The most common cause of PropertyObject leaks is an unclosed reference.Thus, this warning is likely happening because the TestStand engine is shutting down before LabVIEW has released all property object references. It is good LabVIEW practice to close all references opened within LabVIEW by using the Close Reference VI.Variant wires can also hold references to PropertyObjects. However, variants cannot be closed explicitly, and will not be freed until the VI leaves memory. Please note that this issue has been fixed in LabVIEW 2014, and the following code change is not necessarily in LabVIEW 2014 or later. By moving the conversion between a variant and an ActiveX reference to inside of a dynamically called VI, the variant data will be freed since the VI will be removed from memory upon completion of execution.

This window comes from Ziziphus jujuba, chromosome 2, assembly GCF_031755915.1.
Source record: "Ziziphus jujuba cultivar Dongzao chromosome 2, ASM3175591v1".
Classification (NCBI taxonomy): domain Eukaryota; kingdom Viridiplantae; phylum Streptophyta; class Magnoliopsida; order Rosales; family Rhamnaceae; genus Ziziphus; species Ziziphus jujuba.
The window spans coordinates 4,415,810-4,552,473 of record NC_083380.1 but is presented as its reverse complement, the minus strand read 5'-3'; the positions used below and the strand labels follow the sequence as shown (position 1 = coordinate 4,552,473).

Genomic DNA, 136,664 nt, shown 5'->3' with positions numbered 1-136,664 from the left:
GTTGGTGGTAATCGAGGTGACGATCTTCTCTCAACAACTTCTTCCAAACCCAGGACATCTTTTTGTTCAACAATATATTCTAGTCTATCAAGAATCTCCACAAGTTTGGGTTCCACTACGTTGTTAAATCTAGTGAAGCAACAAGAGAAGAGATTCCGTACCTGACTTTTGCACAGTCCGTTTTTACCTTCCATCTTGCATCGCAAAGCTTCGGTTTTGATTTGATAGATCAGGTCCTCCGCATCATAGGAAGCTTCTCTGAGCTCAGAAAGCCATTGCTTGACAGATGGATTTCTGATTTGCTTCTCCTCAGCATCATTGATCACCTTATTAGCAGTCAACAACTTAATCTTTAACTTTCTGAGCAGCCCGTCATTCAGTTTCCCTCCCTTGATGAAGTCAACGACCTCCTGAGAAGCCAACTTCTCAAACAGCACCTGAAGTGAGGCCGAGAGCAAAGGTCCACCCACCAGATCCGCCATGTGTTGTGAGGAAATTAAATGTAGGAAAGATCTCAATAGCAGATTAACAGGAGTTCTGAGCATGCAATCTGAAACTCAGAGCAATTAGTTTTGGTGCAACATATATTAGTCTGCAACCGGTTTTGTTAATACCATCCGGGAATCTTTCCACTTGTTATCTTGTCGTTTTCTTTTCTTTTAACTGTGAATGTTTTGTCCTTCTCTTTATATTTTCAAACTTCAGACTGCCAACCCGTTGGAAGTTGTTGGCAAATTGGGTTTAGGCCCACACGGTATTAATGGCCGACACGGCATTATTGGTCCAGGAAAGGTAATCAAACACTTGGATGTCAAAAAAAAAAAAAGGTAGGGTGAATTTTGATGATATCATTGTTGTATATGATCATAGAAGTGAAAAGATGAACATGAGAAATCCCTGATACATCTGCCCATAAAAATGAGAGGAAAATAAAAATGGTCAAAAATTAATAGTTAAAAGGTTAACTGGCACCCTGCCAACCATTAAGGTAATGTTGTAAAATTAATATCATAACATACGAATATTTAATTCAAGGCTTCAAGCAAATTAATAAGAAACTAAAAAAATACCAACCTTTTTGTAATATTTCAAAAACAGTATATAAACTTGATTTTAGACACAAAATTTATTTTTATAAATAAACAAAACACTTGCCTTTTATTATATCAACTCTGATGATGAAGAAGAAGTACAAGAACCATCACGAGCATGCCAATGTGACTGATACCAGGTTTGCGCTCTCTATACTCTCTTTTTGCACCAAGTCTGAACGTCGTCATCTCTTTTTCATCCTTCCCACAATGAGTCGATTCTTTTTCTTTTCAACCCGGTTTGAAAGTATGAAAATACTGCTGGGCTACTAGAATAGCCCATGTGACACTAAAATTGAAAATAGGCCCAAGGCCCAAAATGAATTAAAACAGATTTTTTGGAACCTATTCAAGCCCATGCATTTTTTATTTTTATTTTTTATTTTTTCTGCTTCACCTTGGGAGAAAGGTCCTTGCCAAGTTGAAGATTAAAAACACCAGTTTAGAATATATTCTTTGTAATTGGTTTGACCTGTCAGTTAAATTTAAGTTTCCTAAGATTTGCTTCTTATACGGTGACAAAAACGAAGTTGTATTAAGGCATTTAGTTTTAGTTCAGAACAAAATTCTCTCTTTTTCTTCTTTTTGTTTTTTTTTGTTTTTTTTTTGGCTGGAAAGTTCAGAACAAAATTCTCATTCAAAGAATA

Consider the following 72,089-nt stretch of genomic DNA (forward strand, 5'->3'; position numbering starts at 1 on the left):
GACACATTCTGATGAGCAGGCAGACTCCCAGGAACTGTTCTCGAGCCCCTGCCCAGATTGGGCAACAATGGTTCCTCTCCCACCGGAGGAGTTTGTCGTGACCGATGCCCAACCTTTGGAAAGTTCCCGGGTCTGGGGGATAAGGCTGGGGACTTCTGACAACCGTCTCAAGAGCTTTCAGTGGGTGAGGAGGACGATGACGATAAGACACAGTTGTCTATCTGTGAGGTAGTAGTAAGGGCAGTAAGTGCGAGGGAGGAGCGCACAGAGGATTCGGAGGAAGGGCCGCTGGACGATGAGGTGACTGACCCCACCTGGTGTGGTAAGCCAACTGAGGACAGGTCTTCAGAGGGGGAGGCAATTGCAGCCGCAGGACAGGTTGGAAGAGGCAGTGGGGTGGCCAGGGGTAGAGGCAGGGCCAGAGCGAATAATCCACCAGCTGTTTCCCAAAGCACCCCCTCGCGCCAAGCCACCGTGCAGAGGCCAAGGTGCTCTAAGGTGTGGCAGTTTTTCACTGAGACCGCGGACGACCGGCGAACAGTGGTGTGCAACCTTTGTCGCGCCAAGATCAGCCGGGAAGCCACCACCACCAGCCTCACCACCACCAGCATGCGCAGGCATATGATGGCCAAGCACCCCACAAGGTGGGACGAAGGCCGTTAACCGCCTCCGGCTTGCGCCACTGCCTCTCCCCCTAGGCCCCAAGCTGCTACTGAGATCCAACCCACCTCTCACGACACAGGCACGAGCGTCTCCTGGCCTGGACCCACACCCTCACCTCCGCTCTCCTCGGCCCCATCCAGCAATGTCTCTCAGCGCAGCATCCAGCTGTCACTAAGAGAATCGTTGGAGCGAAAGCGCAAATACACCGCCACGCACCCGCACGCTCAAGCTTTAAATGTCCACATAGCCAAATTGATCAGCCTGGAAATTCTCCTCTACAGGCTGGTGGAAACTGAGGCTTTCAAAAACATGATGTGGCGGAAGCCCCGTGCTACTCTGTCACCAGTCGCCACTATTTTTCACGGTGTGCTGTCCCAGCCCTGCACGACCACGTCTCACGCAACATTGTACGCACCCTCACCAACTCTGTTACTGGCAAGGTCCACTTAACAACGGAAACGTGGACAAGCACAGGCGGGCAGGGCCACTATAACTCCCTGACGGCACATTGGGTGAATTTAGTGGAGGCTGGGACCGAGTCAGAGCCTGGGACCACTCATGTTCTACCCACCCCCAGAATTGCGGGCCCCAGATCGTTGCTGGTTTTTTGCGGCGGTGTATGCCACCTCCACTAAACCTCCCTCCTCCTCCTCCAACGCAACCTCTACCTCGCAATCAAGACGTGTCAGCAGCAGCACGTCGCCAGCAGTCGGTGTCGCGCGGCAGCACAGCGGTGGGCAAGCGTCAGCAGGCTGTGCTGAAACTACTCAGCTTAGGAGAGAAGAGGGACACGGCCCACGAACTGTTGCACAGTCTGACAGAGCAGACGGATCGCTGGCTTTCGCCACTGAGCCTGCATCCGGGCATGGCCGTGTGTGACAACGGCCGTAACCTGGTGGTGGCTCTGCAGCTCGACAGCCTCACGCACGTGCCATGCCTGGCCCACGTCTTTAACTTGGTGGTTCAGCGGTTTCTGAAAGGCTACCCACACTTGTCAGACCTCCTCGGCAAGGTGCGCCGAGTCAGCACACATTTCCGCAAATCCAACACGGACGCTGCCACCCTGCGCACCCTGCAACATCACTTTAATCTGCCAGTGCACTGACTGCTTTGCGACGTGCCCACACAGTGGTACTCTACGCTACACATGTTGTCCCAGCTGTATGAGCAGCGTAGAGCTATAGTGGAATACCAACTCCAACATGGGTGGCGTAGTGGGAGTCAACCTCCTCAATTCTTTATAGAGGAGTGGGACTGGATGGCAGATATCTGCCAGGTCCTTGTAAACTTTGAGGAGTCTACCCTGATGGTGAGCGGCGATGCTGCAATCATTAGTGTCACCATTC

Background:ActiveX references work by keeping a reference count of the number of users of the reference. This reference count is initialized to one when the reference is created. Every copy of this reference increments the reference count. To properly free the reference, programs must decrement the reference count. When the reference count reaches zero, the system automatically frees the reference. In LabVIEW, the reference count is incremented whenever a new wire is created, and calling the Close Reference VI decrements the reference count. However, if the new wire is a Variant wire, we cannot close the reference explicitly. In this case, the only way to free the memory and decrement the reference count is to have the VI containing the variant leave memory. Especially when using UIMessages which are handled by reentrant callback VIs, the best way to ensure that the VI is unloaded from memory is to use a dynamically called VI. The VIs and examples attached show proper usage to prevent PropertyObject leaks.
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